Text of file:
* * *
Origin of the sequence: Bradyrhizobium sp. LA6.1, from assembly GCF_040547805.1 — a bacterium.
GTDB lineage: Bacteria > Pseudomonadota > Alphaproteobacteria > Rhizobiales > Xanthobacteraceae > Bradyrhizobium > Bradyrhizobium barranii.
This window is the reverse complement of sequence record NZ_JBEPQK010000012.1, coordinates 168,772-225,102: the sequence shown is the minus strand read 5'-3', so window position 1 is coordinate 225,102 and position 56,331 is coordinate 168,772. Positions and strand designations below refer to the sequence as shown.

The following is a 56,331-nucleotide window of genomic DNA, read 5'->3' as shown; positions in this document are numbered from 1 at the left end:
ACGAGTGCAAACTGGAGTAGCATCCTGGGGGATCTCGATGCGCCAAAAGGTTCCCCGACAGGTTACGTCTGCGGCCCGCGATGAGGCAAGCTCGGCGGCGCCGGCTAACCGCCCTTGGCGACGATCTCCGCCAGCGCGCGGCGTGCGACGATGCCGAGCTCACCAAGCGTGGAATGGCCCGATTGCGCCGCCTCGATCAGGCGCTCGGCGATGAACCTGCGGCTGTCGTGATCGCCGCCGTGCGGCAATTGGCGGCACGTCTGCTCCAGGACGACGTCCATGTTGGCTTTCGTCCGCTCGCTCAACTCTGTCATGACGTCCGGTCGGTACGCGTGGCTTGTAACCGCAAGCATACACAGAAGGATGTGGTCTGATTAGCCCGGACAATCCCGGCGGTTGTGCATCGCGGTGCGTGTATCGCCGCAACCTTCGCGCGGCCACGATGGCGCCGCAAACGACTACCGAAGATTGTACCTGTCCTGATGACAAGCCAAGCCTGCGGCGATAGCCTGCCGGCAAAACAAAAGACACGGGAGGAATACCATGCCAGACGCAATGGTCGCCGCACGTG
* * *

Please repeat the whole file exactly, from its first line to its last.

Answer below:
Origin of the sequence: Bradyrhizobium sp. LA6.1, from assembly GCF_040547805.1 — a bacterium.
GTDB lineage: Bacteria > Pseudomonadota > Alphaproteobacteria > Rhizobiales > Xanthobacteraceae > Bradyrhizobium > Bradyrhizobium barranii.
This window is the reverse complement of sequence record NZ_JBEPQK010000012.1, coordinates 168,772-225,102: the sequence shown is the minus strand read 5'-3', so window position 1 is coordinate 225,102 and position 56,331 is coordinate 168,772. Positions and strand designations below refer to the sequence as shown.

The following is a 56,331-nucleotide window of genomic DNA, read 5'->3' as shown; positions in this document are numbered from 1 at the left end:
ACGAGTGCAAACTGGAGTAGCATCCTGGGGGATCTCGATGCGCCAAAAGGTTCCCCGACAGGTTACGTCTGCGGCCCGCGATGAGGCAAGCTCGGCGGCGCCGGCTAACCGCCCTTGGCGACGATCTCCGCCAGCGCGCGGCGTGCGACGATGCCGAGCTCACCAAGCGTGGAATGGCCCGATTGCGCCGCCTCGATCAGGCGCTCGGCGATGAACCTGCGGCTGTCGTGATCGCCGCCGTGCGGCAATTGGCGGCACGTCTGCTCCAGGACGACGTCCATGTTGGCTTTCGTCCGCTCGCTCAACTCTGTCATGACGTCCGGTCGGTACGCGTGGCTTGTAACCGCAAGCATACACAGAAGGATGTGGTCTGATTAGCCCGGACAATCCCGGCGGTTGTGCATCGCGGTGCGTGTATCGCCGCAACCTTCGCGCGGCCACGATGGCGCCGCAAACGACTACCGAAGATTGTACCTGTCCTGATGACAAGCCAAGCCTGCGGCGATAGCCTGCCGGCAAAACAAAAGACACGGGAGGAATACCATGCCAGACGCAATGGTCGCCGCACGTG